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It was never a guarantee that Opera Tampa would make it to a 25th year.
“It’s an art form that you have to learn, like anything else,” said Judy Lisi, co-founder and director of Opera Tampa, and president and CEO of the David A. Straz Jr. Center for the Performing Arts. “I think a lot of people, originally, were a little afraid of the language.”
In time, though, people got it. Since its opening performance of Madama Butterfly, conducted by then-artistic director Anton Coppola on May 3, 1996, Opera Tampa has found its niche of patrons turning out to support both classics and new works — including last season’s Lady Swanwhite, composed by the now-102-year-old Coppola himself.
To mark its 25th year, Opera Tampa will stage three fan-favorite operas in 2019-20: Carmen, Aida and The Pirates of Penzance.
That last one will be conducted by Robin Stamper, who last season quietly but officially inherited the mantle of artistic director. Stamper, formerly Opera Tampa’s managing director, took over for Daniel Lipton, who resigned in 2017 and was later caught up in allegations of sexual impropriety, including a sexual assault investigation in Canada.
“Robin pinch-hit for that year and the next year, and he did such a fabulous job,” Lisi said. “It was one of those things where the quality of his work was so great, we said we’re just going to go forward with it. ... He’s got a brilliant background. He’s a genius. He knows every single score known to man."
Across the Bay, the St. Petersburg Opera Company is planning its own busy year, with artistic director and conductor Mark Sforzini putting together a schedule that includes The Merry Widow, Rigoletta and a kid-friendly performance of Pinocchio.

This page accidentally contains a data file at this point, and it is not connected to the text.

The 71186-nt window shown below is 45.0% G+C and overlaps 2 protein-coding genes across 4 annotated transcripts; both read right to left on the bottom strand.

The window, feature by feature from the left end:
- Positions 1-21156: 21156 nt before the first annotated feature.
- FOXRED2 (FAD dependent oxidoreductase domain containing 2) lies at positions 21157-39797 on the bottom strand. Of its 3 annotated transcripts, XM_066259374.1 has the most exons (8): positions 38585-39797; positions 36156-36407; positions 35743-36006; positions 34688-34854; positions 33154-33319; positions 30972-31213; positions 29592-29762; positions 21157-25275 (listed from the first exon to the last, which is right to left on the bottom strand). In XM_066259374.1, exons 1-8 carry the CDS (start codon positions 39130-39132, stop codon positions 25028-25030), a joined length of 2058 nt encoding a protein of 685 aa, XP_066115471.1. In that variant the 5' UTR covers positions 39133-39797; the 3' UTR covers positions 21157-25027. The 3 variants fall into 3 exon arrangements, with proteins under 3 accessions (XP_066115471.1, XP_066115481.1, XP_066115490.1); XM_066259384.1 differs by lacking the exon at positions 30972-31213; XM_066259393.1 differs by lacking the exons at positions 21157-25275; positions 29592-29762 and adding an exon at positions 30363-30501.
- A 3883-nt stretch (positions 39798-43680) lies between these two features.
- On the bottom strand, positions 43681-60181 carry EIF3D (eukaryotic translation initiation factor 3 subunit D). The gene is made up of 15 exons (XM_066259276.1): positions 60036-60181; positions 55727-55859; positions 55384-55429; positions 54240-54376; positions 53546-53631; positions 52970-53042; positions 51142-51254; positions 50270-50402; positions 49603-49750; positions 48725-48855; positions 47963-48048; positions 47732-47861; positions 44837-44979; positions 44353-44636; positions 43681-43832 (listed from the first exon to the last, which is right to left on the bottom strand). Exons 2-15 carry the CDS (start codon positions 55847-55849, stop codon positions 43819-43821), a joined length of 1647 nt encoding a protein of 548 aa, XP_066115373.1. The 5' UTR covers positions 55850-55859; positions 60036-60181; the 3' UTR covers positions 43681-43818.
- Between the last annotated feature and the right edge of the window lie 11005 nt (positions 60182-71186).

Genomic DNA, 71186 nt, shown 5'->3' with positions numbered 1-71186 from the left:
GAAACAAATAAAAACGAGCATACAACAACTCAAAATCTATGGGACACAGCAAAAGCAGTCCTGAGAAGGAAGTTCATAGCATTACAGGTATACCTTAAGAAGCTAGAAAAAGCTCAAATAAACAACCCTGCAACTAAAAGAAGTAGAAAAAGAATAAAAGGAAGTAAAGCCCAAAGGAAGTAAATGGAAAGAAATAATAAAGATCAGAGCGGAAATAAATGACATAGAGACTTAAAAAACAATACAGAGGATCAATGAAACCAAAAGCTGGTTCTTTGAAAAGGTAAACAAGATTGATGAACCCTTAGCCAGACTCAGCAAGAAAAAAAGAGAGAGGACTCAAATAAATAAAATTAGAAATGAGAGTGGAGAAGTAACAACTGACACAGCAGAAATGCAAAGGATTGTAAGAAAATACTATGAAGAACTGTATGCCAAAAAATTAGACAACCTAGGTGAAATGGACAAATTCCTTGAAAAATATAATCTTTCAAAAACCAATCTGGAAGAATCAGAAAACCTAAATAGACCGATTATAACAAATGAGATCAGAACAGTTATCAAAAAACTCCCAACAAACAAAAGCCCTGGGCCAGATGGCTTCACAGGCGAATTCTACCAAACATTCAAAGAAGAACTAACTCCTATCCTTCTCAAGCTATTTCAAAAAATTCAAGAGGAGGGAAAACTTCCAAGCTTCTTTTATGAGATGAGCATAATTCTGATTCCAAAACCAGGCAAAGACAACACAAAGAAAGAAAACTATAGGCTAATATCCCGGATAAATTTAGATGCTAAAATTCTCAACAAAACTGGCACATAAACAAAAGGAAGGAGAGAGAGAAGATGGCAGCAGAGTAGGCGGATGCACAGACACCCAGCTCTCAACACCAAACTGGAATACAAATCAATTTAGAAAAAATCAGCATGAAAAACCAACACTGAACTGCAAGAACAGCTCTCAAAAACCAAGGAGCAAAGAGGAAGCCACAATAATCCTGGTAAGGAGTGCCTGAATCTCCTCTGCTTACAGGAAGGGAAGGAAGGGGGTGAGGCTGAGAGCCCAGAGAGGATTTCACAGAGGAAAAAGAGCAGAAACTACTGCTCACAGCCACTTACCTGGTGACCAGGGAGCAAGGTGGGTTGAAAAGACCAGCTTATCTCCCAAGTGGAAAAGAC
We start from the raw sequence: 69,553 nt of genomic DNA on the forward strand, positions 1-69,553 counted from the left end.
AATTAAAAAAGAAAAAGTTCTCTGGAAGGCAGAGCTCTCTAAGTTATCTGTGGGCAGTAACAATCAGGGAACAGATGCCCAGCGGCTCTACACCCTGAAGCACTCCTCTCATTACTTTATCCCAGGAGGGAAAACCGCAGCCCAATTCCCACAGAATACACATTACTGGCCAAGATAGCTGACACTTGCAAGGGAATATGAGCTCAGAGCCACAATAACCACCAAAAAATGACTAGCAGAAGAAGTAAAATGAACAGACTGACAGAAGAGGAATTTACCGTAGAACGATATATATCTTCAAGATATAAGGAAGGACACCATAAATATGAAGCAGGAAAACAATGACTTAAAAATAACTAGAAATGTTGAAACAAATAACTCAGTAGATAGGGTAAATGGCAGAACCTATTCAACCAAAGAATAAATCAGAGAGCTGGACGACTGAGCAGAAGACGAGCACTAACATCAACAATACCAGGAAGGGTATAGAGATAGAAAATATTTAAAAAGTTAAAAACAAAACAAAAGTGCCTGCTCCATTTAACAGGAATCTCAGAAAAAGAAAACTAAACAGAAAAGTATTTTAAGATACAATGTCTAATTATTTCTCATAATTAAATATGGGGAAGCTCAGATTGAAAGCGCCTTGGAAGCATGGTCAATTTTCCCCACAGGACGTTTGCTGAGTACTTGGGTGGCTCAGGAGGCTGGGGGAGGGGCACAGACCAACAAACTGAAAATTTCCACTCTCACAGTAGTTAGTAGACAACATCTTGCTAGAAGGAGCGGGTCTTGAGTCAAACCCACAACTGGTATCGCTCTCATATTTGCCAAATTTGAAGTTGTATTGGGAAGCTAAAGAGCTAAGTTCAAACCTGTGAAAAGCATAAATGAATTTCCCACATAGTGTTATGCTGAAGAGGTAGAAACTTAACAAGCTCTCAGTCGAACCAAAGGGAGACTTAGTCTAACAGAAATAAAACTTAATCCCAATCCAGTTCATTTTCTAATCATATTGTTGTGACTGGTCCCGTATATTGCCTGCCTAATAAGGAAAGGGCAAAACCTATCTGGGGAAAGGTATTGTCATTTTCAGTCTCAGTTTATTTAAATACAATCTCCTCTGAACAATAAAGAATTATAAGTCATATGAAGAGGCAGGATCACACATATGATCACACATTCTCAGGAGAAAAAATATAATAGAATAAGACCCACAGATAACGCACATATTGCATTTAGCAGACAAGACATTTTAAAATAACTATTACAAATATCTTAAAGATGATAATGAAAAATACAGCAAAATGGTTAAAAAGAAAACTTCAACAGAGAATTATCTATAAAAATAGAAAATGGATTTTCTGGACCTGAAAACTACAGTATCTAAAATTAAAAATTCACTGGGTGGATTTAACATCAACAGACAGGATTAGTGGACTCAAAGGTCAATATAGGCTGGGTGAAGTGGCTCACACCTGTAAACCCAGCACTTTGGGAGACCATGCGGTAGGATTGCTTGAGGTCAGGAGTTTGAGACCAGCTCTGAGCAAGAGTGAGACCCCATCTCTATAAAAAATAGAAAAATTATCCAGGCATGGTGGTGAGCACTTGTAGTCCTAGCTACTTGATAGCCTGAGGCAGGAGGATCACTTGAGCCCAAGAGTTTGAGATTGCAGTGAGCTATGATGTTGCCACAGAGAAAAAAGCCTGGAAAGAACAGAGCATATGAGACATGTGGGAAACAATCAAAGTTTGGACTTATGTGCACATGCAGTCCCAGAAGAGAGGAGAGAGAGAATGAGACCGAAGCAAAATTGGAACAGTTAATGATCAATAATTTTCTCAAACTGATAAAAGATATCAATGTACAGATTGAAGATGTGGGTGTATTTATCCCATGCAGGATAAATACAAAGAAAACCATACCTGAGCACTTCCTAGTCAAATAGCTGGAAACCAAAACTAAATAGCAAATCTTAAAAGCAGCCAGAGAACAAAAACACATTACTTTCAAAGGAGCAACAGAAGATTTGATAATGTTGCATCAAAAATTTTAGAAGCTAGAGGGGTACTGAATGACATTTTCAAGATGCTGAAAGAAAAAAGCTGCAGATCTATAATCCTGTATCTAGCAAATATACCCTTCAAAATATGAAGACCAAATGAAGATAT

If Opera Tampa is to make it to 50, it’ll require the participation of those younger audiences. Lisi believes that can happen.
“My hope is that this community and the people who are stewards here, and care for it, will continue it,” she said. "That’s my great hope. And I think after 25 years, I hope it’s become somewhat of an institution here in Tampa.
Performs at the Straz Center, 1010 N MacInnes Place, Tampa. (813) 229-7827. strazcenter.org.
Carmen (Feb. 7-9): Georges Bizet’s iconic opera about a soldier’s deadly obsession with the titular temptress returns to Opera Tampa for the first time since 2014, with Jorge Parodi conducting.
The Pirates of Penzance (March 13-15): Gilbert and Sullivan’s verbose blast of pirattitude is a masterpiece of slapstick humor and lyrical dexterity. Just try following along to I Am the Very Model of a Modern Major-General as it’s projected above the stage. Robin Stamper conducts.
Aida (April 24 and 26): Not the Elton John-Tim Rice musical, but Verdi’s 1871 original about a war-torn Egyptian-Ethiopian love triangle, conducted by Andrew Bisantz.
Other events: Live in the Park (Nov. 3, Curtis Hixon Park), the Four Italian Tenors: Viva Italia (Nov. 30, Straz Center), Andrea Bocelli (Feb. 14, Amalie Arena), Grand Gala (May 2).
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ST. PETERSBURG OPERA COMPANY
Performs at the Palladium, 253 Fifth Ave. N, St. Petersburg. (727) 823-2040. stpeteopera.org.
The Merry Widow (Oct. 18, 20 and 22): Maestro Mark Sforzini lifts his baton for Franz Lehár’s comic operetta about a wealthy widow and the gold-digging misadventures she inspires.
Pinocchio (Nov. 16, 22 and 23): This pastiche of a performance, John Davies’ colorful adaptation of the classic folk story, is a great first opera for children, clocking in at an hour with music from Mozart, Verdi and other great composers.
Rigoletto (Jan. 24, 26 and 28): Verdi’s classic work about a duke conspiring to seduce the court jester’s daughter features one of opera’s best-known melodies in La donna è mobile.
La Fille du Regiment (May 29 and 31; June 2, 5 and 7): Donizetti’s opera about a young French army girl caught between love and arranged marriage is as vocally demanding as it is moving.
Other events: Holiday Sparkle (Dec. 12-15 and 19-22), Broadway Cabaret (Jan. 18 and May 23), Pops Spectacular (July 3-5).